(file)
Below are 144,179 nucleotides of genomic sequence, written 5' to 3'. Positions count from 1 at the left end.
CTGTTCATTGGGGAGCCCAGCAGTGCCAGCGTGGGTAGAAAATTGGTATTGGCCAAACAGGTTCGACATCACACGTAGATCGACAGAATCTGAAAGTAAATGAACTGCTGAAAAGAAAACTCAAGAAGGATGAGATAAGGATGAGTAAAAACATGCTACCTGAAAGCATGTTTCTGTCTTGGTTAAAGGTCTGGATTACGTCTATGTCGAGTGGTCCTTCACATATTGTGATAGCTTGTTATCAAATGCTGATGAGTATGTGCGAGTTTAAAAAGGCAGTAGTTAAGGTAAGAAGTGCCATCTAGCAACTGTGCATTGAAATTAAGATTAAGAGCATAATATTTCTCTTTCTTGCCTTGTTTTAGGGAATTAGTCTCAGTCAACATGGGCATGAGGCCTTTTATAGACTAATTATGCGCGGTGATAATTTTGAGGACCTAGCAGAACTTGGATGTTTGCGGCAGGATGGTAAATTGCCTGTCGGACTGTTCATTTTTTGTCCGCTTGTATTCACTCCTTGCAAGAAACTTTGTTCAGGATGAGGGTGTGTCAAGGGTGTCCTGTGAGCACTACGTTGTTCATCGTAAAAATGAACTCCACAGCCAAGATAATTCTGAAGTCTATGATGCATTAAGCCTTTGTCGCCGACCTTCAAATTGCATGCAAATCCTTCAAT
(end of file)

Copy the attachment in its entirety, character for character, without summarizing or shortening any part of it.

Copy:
Below are 144,179 nucleotides of genomic sequence, written 5' to 3'. Positions count from 1 at the left end.
CTGTTCATTGGGGAGCCCAGCAGTGCCAGCGTGGGTAGAAAATTGGTATTGGCCAAACAGGTTCGACATCACACGTAGATCGACAGAATCTGAAAGTAAATGAACTGCTGAAAAGAAAACTCAAGAAGGATGAGATAAGGATGAGTAAAAACATGCTACCTGAAAGCATGTTTCTGTCTTGGTTAAAGGTCTGGATTACGTCTATGTCGAGTGGTCCTTCACATATTGTGATAGCTTGTTATCAAATGCTGATGAGTATGTGCGAGTTTAAAAAGGCAGTAGTTAAGGTAAGAAGTGCCATCTAGCAACTGTGCATTGAAATTAAGATTAAGAGCATAATATTTCTCTTTCTTGCCTTGTTTTAGGGAATTAGTCTCAGTCAACATGGGCATGAGGCCTTTTATAGACTAATTATGCGCGGTGATAATTTTGAGGACCTAGCAGAACTTGGATGTTTGCGGCAGGATGGTAAATTGCCTGTCGGACTGTTCATTTTTTGTCCGCTTGTATTCACTCCTTGCAAGAAACTTTGTTCAGGATGAGGGTGTGTCAAGGGTGTCCTGTGAGCACTACGTTGTTCATCGTAAAAATGAACTCCACAGCCAAGATAATTCTGAAGTCTATGATGCATTAAGCCTTTGTCGCCGACCTTCAAATTGCATGCAAATCCTTCAAT